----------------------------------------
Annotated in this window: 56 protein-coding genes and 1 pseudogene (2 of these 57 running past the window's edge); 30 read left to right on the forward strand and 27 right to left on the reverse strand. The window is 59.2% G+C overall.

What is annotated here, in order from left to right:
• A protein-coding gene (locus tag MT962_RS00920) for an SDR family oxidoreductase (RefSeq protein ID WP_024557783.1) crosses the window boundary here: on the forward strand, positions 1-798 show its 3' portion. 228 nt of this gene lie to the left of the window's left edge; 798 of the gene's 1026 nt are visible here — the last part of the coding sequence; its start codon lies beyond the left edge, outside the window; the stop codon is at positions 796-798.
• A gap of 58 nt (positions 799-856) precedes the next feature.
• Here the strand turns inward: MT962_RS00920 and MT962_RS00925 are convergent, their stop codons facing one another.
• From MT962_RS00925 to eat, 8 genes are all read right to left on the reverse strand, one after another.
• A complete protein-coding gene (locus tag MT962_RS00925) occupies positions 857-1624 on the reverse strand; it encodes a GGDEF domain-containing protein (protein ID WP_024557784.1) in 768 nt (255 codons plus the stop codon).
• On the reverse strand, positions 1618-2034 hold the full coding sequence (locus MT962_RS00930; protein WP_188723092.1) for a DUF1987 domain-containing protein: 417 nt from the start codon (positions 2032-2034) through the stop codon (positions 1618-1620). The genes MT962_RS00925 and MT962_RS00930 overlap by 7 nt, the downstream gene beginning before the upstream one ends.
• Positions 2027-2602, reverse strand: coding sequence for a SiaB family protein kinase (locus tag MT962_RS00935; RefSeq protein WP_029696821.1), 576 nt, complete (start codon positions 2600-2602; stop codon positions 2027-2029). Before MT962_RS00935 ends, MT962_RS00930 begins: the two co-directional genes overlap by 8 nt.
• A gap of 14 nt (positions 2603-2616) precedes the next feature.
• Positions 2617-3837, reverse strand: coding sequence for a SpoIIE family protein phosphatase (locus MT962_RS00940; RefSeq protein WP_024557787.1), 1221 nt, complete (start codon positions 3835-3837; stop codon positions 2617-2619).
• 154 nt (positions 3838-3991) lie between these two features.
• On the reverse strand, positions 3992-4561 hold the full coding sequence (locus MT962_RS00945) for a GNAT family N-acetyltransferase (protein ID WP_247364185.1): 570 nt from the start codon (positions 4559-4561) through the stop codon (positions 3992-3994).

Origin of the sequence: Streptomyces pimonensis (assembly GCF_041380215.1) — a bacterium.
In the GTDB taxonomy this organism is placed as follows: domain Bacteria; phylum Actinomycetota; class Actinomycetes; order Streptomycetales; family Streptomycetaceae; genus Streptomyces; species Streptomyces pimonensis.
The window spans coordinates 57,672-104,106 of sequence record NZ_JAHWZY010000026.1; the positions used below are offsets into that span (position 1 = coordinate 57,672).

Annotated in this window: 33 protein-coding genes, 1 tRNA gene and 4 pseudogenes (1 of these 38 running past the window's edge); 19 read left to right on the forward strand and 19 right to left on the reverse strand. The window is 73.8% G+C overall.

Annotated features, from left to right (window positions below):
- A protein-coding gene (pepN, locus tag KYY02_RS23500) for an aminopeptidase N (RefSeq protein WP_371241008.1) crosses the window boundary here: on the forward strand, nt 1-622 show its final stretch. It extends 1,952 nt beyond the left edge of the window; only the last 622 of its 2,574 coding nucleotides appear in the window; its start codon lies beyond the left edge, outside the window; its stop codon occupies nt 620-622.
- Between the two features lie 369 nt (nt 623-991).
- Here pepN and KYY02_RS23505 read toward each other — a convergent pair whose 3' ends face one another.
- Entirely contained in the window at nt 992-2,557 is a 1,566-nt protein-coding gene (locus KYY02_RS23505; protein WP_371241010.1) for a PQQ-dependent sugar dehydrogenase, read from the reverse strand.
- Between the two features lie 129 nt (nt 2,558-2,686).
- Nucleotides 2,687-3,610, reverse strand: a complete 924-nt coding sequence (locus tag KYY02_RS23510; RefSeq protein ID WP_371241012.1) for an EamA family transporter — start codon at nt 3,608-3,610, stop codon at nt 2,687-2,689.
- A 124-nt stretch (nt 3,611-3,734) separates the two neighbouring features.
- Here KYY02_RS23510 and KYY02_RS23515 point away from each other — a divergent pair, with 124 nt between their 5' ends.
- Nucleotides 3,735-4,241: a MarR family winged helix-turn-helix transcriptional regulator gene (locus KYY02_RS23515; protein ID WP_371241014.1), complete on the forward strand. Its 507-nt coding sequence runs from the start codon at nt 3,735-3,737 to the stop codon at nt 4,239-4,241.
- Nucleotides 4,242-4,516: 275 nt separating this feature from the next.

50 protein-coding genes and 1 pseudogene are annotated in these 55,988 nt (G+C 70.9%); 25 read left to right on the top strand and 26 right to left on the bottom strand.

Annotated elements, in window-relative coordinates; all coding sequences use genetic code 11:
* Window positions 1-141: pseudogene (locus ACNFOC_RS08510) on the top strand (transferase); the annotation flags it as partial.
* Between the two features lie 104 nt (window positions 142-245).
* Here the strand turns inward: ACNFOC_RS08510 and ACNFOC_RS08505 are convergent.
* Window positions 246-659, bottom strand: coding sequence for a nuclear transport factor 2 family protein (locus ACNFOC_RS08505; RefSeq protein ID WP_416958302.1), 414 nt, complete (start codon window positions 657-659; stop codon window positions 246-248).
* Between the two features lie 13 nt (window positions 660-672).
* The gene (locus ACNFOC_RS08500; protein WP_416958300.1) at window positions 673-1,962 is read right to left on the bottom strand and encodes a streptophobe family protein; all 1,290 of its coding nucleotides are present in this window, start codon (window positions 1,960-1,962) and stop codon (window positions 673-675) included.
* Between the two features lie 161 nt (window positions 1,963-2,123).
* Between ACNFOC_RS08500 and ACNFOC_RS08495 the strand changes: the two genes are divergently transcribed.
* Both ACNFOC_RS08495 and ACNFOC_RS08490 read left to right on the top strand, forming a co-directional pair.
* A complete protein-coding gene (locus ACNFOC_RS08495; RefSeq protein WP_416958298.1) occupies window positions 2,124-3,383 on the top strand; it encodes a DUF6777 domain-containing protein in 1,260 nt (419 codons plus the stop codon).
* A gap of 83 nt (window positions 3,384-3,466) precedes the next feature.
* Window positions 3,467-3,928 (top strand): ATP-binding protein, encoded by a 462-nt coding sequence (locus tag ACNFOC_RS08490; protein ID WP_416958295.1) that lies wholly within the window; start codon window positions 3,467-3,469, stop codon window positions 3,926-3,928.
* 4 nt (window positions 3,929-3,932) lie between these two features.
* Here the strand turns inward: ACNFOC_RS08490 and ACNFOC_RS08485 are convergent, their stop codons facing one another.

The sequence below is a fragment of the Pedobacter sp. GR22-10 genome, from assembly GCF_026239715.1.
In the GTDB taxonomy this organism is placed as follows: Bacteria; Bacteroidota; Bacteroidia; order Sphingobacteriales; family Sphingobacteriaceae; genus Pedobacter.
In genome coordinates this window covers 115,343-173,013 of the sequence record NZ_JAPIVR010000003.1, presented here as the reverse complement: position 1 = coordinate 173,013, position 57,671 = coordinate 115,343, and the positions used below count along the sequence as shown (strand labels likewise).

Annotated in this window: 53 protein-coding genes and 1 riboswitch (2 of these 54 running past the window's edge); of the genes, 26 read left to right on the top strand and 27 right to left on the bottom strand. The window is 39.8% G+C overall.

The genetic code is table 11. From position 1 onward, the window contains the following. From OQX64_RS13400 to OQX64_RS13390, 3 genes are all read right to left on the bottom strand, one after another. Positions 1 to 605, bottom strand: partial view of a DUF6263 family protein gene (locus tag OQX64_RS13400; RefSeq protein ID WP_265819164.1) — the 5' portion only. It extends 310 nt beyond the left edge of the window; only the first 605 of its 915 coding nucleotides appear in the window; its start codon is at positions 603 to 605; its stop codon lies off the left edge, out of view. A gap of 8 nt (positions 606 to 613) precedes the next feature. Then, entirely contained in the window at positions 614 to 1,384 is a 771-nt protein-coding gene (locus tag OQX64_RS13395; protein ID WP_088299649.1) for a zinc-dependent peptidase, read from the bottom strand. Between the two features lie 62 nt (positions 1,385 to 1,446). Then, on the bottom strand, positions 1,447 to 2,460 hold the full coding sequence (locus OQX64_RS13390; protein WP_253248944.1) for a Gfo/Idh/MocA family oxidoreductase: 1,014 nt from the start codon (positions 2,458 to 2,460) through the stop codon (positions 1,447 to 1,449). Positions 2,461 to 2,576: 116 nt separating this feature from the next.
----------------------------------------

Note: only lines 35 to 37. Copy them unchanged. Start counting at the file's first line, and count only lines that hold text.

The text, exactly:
* Between the two features lie 13 nt (window positions 660-672).
* The gene (locus ACNFOC_RS08500; protein WP_416958300.1) at window positions 673-1,962 is read right to left on the bottom strand and encodes a streptophobe family protein; all 1,290 of its coding nucleotides are present in this window, start codon (window positions 1,960-1,962) and stop codon (window positions 673-675) included.
* Between the two features lie 161 nt (window positions 1,963-2,123).